Back in January, Jacinda Ardern stunned the world when she used her first press conference of 2023 to announce her resignation as Prime Minister.
It brought to an end the five-year tenure of the reluctant premier, a politician who never sought the country’s highest office, yet found herself at the coal face for one of the most tumultuous periods in New Zealand’s history.
Ardern left politics a little under three months later, leaving her successor, Chris Hipkins, to lead the Labour Government into the 2023 general election.
While Ardern was made a Dame in the King’s Birthday Honours, and accepted dual fellowships at Harvard University and a trustee position with the Earthshot Prize, the latter moves are a testament to her huge popularity internationally.
As to how she will be remembered locally, two veteran political journalists have differing views.
When Ardern resigned, Newstalk ZB political correspondent Barry Soper joined The Front Page, the Herald’s daily news podcast, to weigh in on her legacy in the immediate aftermath.
“She’ll be remembered as quitting early. She’ll be remembered, I would imagine, for her outpourings of grief on the mosque shootings, but she certainly won’t be remembered for policy,” Soper said.
“I think there won’t be a lot of memory about Jacinda Ardern other than, she was a young woman that was appointed to the job of Prime Minister, a job she once claimed she never ever wanted to do. The second term was overwhelming for her. But really it just shows you, given the overwhelming support she had two years ago, how ill-equipped she was to do the job by quitting a year early.”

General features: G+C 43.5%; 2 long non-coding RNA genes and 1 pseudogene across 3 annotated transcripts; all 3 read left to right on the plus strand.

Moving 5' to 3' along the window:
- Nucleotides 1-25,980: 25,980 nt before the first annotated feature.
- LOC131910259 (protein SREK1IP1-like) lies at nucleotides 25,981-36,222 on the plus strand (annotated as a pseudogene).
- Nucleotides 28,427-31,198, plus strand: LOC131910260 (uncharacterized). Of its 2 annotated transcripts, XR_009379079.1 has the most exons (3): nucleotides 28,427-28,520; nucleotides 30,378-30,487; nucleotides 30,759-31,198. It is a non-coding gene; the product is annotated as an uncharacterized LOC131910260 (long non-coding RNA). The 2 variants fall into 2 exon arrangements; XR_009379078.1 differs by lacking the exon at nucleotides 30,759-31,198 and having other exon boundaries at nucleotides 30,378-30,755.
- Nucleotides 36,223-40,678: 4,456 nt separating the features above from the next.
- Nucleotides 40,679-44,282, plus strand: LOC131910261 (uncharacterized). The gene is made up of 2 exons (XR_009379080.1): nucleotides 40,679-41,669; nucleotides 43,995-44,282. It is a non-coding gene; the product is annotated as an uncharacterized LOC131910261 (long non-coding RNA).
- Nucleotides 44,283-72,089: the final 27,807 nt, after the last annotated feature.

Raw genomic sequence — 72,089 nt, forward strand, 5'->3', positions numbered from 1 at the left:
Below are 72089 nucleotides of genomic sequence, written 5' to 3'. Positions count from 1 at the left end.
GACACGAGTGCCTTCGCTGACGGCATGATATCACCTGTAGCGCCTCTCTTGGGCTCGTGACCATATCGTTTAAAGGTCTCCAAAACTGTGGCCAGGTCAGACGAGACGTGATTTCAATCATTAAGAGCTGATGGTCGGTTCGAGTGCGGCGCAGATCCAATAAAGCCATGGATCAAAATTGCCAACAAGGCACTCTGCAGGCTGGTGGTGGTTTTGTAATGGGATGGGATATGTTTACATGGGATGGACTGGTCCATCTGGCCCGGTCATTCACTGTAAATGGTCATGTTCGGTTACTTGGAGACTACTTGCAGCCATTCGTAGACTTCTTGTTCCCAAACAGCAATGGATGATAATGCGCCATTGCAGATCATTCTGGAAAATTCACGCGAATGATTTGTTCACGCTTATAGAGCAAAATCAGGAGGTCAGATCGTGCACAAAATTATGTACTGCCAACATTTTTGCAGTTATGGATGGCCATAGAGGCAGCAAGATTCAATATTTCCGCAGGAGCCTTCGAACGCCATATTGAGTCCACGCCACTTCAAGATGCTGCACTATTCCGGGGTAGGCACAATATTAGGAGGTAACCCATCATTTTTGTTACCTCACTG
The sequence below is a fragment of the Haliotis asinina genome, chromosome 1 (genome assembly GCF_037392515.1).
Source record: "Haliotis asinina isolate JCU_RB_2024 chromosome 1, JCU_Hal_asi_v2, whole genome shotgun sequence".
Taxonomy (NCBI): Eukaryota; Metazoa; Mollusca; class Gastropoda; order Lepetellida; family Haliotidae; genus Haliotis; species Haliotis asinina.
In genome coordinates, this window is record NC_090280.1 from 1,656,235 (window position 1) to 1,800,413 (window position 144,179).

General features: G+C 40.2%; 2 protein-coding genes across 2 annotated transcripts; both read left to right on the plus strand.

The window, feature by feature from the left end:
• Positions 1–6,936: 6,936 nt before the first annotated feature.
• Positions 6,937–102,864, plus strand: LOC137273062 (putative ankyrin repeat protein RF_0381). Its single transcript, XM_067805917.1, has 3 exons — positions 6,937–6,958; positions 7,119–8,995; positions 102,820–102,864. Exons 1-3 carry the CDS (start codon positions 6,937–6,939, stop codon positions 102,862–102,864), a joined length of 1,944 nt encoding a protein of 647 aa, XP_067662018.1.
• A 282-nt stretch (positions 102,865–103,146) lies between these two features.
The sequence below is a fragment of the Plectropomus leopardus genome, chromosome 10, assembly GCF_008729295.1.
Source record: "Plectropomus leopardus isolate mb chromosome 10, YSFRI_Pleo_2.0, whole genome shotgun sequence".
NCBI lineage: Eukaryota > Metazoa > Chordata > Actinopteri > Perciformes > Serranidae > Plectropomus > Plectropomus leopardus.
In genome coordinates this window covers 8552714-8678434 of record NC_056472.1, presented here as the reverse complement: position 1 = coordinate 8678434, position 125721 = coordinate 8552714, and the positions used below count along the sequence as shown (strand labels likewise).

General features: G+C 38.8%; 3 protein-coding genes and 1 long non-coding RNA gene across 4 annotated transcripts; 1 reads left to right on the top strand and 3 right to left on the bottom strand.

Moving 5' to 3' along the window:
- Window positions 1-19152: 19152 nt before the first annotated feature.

NZ Herald senior political correspondent Audrey Young joined the podcast in April, around the time of Ardern’s valedictory speech, and echoed Soper’s sentiments that Ardern would be remembered for her reluctant leadership, and her compassion after the Christchurch terror attacks, but had kinder words for her policy achievements.
“Two stand-outs are in child poverty reduction and climate change. And while she didn’t make the progress she wanted to in either of those, the legacy is that she put in place the legislative architecture to ensure progress will be made by future governments. And that’s absolutely a sound legacy.”
Listen to the full episode for more from Barry Soper and Audrey Young on Dame Jacinda Ardern’s decision to quit and thoughts on her time in office.
The Front Page is a daily news podcast from the New Zealand Herald, available to listen to every weekday from 5am. It is presented by Damien Venuto, an Auckland-based journalist with a background in business reporting who joined the Herald in 2017.